When you see words like “maintaining the pattern as established”, it really means, “Gee, it would take pages and pages to tell you what you need to continue to do, so would you mind figuring it out for yourself, based on the information we’ve already given you?”.
To make a long story short, maintaining the pattern means keeping the continuity of a stitch pattern, while working on something else, like shaping, for instance. This entails enough of an understanding of what’s going on with your knitted fabric so you can finesse adding or removing stitches simultaneously.
From my many years of teaching knitting, I’ve learned there are two types of knitters: intuitive stitchers who easily tune in to what’s going on with their knitting, and others who are more comfortable being told exactly what to do every step of the way. This is a right-brain/left-brain thing or something to do with middle-age.
IT’S ALL IN HOW YOU LOOK AT IT
A knitter is a blind follower, until they learn to read their own knitting. This includes distinguishing knit from purl stitches, types of stitch manipulations, and how groups of stitches work together in a pattern. Like everything else in life, this will come with experience. As you begin to see how a stitch pattern develops, it will become easier to work without instructions and to spot and rectify mistakes.
The main strategy in understanding the flow of a pattern stitch is to recognize the portion of the pattern that is being repeated across the row. When stitches are added or subtracted, part of the repeat is either added or removed from an edge too. The repeat is part of the instruction between the asterisk(*) and the semicolon (;), for example: K1, *k2, p2; rep from * across row ending k1.
From here on out, stitches are added as you would build a fence, moving outward from the portion you already have in a logical progression. When you increase to the right, you’d add 2 units, one at a time, then 2 purls, and so on. Increasing to the left is a mirror image, adding purls before knits. Fig. 1 shows the original sts in black, in the center. The colored stitches are added in order to the left and right. The decrease will work in the same fashion: remove bits of the repeat gradually.
USING A CHEAT SHEET
It will be advantageous to write the sequence of stitches ahead of time on paper, row-by-row, or shaping unit-by-shaping unit. For example, using a diagonal stitch, a more complicated rib-type stitch, reads:
Rows 1 and 2: *K2, p2; rep from * to
end of row.
Row 3: K1, *p2, k2; rep from * to last 3
sts, p2, k1.
Row 4: P1, *k2, p2; rep from * to last 3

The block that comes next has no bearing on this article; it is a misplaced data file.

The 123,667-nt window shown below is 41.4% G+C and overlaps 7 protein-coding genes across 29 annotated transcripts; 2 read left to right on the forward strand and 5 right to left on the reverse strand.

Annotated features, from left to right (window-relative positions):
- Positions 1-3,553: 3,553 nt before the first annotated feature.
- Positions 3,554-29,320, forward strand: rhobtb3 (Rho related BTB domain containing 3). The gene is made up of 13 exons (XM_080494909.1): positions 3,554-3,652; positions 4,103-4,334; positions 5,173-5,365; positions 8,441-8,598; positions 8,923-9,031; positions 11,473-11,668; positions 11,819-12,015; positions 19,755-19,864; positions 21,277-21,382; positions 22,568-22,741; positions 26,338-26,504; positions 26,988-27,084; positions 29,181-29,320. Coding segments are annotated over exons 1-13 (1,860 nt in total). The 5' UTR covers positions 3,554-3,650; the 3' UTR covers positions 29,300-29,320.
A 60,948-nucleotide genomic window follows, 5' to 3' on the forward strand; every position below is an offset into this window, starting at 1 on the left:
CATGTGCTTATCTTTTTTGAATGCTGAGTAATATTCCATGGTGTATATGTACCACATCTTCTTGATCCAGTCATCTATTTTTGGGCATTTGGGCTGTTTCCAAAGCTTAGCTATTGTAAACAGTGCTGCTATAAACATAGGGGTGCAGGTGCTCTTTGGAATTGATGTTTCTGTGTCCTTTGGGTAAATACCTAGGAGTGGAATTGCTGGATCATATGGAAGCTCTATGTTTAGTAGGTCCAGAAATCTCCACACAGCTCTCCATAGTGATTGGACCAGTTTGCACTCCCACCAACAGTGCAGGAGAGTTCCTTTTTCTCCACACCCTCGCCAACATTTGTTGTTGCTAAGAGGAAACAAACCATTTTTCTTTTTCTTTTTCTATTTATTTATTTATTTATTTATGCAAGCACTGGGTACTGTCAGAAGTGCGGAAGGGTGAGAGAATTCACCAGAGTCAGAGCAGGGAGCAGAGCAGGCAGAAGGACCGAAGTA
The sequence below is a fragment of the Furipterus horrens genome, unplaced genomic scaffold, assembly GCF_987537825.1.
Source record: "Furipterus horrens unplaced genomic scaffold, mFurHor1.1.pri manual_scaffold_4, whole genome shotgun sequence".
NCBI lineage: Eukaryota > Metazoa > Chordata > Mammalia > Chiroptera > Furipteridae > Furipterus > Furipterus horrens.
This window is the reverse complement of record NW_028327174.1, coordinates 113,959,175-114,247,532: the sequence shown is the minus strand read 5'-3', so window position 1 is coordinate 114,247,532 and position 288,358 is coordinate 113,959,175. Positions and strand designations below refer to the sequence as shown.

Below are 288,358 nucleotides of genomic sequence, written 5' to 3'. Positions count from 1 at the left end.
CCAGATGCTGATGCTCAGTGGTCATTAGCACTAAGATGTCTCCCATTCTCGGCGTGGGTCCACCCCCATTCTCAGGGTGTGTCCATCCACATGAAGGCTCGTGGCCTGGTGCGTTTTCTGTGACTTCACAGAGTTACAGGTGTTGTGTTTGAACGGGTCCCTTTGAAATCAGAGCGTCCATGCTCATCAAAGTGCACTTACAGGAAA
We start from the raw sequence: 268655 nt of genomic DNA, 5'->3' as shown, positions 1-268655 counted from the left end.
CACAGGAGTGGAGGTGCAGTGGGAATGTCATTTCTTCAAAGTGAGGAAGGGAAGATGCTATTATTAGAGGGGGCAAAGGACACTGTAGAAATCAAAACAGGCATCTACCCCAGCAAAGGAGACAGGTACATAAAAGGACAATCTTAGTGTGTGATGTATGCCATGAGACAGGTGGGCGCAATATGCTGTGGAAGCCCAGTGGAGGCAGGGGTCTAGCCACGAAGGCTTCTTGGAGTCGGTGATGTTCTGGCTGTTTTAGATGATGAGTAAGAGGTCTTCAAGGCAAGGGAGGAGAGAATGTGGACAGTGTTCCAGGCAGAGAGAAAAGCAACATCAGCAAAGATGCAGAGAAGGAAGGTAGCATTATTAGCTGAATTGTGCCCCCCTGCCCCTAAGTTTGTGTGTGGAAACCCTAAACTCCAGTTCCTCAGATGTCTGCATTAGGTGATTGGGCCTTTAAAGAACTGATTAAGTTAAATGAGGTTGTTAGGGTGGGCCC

sts, k2, p1.
Rows 5 and 6: *P2, k2; rep from * to end
Row 7: Rep Row 4.
Row 8: Rep Row 3.
On some rows, the repeat begins at the beginning of the row. The pattern will shift by one stitch on every other row and any extra stitches before or after the repeating portion are a continuation of the repeat. This is illustrated in the chart below:
For decreases, simply remove a stitch on the appropriate row. This kind of list or chart will assist you in maintaining most knit/purl patterns. In addition, placing a marker before the beginning of the first pattern repeat and after the last will help you to keep track of your increases and how your pattern is developing. Also, first counting off and marking all the stitches that will be decreased, will help count decreases and maintain the overall pattern. Once again, make sure to identify selvage stitches. If there are any, place shaping units inside these stitches.
CHARTING YOUR COURSE
Stitch charts can help everything snap into focus when the words get confusing. Much clearer than 50 words, charts not only tell you what to do, but clearly show you how the stitches relate to each other. On graph paper, make your own chart. For shaped areas like armholes, necklines, and sleeves – make several (Fig. 2).
AS THINGS GET MORE COMPLICATED
So, what about stitch patterns involving cables, crossed or slipped stitches and so on? Here are some surefire strategies:
1) Work increased stitches in the background stitch until you’ve acquired enough stitches for a half- or full-pattern repeat.
2) Work the stitches destined to be a cable in stockinette stitch until there are enough stitches to work a full of half cable (depending on the pattern).
3) Allow for 1 or 2 selvage stitches before establishing the pattern. For decreases, think in the reverse.
Lace patterns bring with them their own challenges. In a lace pattern stitch, for example, every yarn over is matched by a decrease (Fig. 3). A double-decrease, therefore, requires two yarn overs. To make matters even more complicated, decreases are not necessarily next to their yarn overs and, in lace patterns featuring double decreases, there is usually a half repeat at the beginning and end of the row with a single yarn over decrease pair.
Keeping in mind to avoid placing yarn overs near the very edge of your work, your approach is the same as with other stitch patterns: Work a half or full repeat as soon as you’ve acquired a sufficient number of stitches. Fig. 3 shows exactly how a repeat is added as enough stitches for yarn over/decrease pairs are accumulated. Fig. 4 shows the actual finished piece.
My wish for you is that you become “stitch literate” and hone your ability to read and understand your stitches so all your knitting projects are fun and satisfying.